They acknowledge that not all changes will go according to plan but they don't let that prevent them from trying.


They create customer communications to explain what they are doing and why, and in the face of negative feedback they invite conversation to find out what went wrong. Nine times out of ten it is not the solution that guests don't like, it is the fact that the change created some inconvenience or required unexpected effort on their part and they weren't ready for that. It is a communications issue and by listening to their guests they get a great understanding about to frame changes so that they are more readily accepted in future.


Similarly, these hotels engage with suppliers, they ask for help in identifying new services that put processes before products, they ask for help in identifying reusable and refillable alternatives, they take their time to understand if single-use alternatives made from non-plastic materials are suitable for the waste infrastructure in their destination and they make their purchasing decisions accordingly. They proactively use their influence to create positive change and to lead by example.


A great example of collaboration on this topic in the tourism sector is the Global Tourism Plastics Initiative. Travel Without Plastic is a founding member and we sit on the advisory board that meets regularly to discuss issues, challenges and solutions. The spirit of openness and collaboration is a breath of fresh air.



4) Proactive customer communications


Once you are clear on your vision and you are committed to it, you can engage with guests in a meaningful way so that they are happy to support you. There are some common approaches here too, first and foremost is that the successful hotels really know their clients. This is very different from thinking you know your clients.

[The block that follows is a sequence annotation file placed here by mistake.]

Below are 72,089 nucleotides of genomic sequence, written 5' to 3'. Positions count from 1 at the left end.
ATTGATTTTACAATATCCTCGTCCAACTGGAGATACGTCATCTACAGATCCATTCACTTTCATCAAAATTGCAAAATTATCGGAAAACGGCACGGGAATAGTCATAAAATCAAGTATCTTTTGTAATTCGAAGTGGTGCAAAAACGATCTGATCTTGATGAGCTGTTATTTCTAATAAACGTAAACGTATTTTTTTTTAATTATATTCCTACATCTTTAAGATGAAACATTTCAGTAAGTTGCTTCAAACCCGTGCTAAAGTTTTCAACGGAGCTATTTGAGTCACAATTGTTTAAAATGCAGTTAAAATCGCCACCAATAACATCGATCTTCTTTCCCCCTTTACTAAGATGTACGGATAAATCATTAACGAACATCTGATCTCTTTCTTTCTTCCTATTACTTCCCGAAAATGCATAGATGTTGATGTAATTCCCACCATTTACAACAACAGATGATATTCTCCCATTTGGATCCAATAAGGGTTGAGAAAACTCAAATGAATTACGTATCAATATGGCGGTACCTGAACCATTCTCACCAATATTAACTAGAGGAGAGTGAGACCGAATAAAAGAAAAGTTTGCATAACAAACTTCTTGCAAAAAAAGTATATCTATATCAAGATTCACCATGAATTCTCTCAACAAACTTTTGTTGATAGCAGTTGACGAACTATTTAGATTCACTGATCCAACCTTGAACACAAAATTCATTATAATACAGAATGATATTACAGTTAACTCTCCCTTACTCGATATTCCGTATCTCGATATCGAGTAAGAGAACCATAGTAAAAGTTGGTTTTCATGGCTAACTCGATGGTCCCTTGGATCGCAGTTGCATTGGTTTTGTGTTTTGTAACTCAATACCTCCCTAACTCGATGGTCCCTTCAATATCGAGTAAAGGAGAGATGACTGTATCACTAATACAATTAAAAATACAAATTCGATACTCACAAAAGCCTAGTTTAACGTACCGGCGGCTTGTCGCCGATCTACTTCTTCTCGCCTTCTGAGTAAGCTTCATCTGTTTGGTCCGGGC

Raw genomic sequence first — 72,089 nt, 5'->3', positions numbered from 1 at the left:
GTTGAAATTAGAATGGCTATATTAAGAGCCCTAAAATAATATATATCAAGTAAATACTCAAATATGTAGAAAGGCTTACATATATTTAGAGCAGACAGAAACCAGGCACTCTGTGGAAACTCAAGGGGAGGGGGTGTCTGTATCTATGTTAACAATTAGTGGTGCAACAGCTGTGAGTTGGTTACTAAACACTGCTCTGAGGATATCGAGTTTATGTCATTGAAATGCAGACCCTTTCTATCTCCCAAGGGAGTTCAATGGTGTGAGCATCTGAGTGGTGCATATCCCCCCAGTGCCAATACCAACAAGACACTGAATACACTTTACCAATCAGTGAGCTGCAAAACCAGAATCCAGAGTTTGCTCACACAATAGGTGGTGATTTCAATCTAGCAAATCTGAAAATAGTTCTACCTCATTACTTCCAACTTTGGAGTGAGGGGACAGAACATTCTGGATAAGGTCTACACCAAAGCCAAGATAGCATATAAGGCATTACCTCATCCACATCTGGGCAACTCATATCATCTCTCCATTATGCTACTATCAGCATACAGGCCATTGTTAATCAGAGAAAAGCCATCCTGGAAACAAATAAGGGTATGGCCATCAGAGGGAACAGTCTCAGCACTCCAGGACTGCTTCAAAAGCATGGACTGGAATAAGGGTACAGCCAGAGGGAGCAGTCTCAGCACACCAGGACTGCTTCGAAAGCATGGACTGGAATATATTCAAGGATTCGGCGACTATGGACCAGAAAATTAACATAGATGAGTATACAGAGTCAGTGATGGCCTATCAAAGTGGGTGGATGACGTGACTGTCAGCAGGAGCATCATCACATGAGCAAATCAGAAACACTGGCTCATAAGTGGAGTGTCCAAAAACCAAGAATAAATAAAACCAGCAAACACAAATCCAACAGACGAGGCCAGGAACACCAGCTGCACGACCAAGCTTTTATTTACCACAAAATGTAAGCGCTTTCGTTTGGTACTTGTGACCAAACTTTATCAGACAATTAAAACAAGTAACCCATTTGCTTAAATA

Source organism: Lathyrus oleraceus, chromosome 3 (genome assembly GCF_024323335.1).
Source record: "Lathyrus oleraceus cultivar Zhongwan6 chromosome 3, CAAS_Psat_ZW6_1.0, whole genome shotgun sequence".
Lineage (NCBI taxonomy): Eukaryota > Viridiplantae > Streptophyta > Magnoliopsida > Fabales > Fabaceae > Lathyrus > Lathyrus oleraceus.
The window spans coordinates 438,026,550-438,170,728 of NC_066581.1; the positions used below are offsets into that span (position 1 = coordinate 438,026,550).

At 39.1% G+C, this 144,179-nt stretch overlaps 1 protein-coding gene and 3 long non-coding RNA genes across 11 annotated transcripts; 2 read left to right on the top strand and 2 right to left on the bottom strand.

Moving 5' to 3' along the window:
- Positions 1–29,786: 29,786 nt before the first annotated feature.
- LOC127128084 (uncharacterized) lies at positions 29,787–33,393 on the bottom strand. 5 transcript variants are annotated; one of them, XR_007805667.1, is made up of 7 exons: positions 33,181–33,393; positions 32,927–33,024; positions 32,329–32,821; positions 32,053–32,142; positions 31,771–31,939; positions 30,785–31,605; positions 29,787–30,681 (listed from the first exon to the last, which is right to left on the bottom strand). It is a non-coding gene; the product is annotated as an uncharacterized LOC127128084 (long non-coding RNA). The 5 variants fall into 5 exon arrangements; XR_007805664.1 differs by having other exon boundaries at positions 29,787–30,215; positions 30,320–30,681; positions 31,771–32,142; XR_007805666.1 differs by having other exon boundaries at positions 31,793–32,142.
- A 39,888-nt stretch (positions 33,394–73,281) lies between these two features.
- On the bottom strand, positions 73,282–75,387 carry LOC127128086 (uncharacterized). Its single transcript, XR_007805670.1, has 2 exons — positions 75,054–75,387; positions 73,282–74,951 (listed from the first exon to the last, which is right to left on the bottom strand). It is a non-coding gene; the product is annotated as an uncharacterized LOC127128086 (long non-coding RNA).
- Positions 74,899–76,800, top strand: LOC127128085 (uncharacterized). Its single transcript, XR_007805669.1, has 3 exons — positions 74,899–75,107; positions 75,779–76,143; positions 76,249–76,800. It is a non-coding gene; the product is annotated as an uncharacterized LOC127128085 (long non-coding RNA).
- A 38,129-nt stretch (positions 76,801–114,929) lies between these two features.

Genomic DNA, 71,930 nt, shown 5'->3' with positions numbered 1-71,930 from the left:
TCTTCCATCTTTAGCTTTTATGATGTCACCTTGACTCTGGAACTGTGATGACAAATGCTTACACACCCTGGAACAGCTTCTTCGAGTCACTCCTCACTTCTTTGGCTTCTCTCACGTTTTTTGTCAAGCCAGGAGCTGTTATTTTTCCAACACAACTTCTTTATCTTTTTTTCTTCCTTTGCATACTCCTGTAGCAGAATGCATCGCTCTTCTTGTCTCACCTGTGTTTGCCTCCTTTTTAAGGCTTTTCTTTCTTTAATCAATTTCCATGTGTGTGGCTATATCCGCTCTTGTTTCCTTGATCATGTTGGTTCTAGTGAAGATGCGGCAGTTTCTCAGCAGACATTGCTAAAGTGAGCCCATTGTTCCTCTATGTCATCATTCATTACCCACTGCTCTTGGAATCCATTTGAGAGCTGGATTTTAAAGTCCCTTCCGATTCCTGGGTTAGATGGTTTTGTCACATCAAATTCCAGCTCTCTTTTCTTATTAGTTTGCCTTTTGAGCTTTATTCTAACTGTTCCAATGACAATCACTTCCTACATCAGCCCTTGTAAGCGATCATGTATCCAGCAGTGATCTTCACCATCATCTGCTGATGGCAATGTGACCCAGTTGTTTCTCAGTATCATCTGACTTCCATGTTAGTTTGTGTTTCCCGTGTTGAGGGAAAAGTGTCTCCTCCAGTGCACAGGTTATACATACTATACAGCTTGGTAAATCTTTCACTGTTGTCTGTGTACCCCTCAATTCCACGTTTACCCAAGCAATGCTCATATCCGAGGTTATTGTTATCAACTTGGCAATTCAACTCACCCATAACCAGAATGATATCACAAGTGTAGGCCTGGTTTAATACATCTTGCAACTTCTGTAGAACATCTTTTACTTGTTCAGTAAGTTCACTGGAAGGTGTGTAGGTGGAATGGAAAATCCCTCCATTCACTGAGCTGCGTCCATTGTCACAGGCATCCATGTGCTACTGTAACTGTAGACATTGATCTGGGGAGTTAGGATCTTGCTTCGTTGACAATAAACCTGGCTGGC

Successful hotels have actually taken the time to understand what their guests expect, and whilst it is obvious that most people's primary motivation to travel for a holiday is to relax and unwind, it is also true that more and more people feel better doing this if they know that the sustainability impacts are taken care of by the holiday companies they choose to travel with and by the hotels and accommodations where they choose to stay. The challenge is to do this with the least amount of inconvenience for guests.


Hotels managing this well make changes to services that are seamless, for example by switching from plastic bottles of water in guest rooms to glass bottles that are filled from water which is filtered on site. These bottles are accompanied by a positive message that talks about the clean, fresh, crisp filtered water that tastes great and avoids plastic waste. Same great service, no waste and a feel good message all wrapped in one.


They also tell people WHY they are making changes, this is really important as guests are more likely to support changes when they understand why you are asking. If a change is positioned in such a way that the guests also benefit, then they are more likely to want to make the effort to support you.


For example, instead of a generic message such as "Help to keep our beaches clean" choose a more personalised message such as "Refilling your reusable bottle helps to keep plastic bottles out of the environments where we live and the beautiful beaches that you have travelled her to enjoy"


It can be quite interesting to see how quickly changes are accepted when the benefits are clearly explained.


To conclude, knowing what needs to be done is not enough, consistent ACTION driven by a true belief in the outcome is the main key to success. Those hotels and accommodations whose management teams are genuinely interested in making a positive impact and reducing unnecessary waste will achieve their goals.


Travel Without Plastic´s role is to provide advice and recommendations and to encourage you to make changes but we can’t take the action for you. You don´t need to do everything at once, you can take it one step at a time, but keep taking the steps and follow the strategies that others are using to achieve success, most of all, make sure that you mean it.


We have a range of tools and services to help you to get started or to accelerate your progress.


If you believe that your hotel has taken significant steps forward in single-use plastic reduction and you are interested in promoting these achievements, take a look at SUP-Free.com. Travel Without Plastic is proud to be their primary knowledge partner.


Written by: Jo Hendrickx